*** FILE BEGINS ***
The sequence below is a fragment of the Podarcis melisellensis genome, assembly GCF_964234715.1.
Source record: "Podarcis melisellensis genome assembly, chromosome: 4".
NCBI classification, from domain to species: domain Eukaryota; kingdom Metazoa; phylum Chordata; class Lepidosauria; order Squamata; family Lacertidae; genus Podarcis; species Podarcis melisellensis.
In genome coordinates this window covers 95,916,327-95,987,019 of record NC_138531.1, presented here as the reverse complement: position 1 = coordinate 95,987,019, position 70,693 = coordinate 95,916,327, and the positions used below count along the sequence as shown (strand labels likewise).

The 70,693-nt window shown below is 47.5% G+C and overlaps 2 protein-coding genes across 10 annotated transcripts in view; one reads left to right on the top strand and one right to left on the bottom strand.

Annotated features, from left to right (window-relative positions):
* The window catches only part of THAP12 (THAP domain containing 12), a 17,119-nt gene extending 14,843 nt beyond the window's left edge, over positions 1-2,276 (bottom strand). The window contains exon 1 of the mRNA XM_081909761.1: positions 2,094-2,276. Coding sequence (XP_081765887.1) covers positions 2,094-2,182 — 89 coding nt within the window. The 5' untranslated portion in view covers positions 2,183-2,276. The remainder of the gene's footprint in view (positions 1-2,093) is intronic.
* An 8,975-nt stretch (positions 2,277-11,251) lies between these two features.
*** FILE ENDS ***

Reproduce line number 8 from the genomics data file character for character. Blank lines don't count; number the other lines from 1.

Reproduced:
* An 8,975-nt stretch (positions 2,277-11,251) lies between these two features.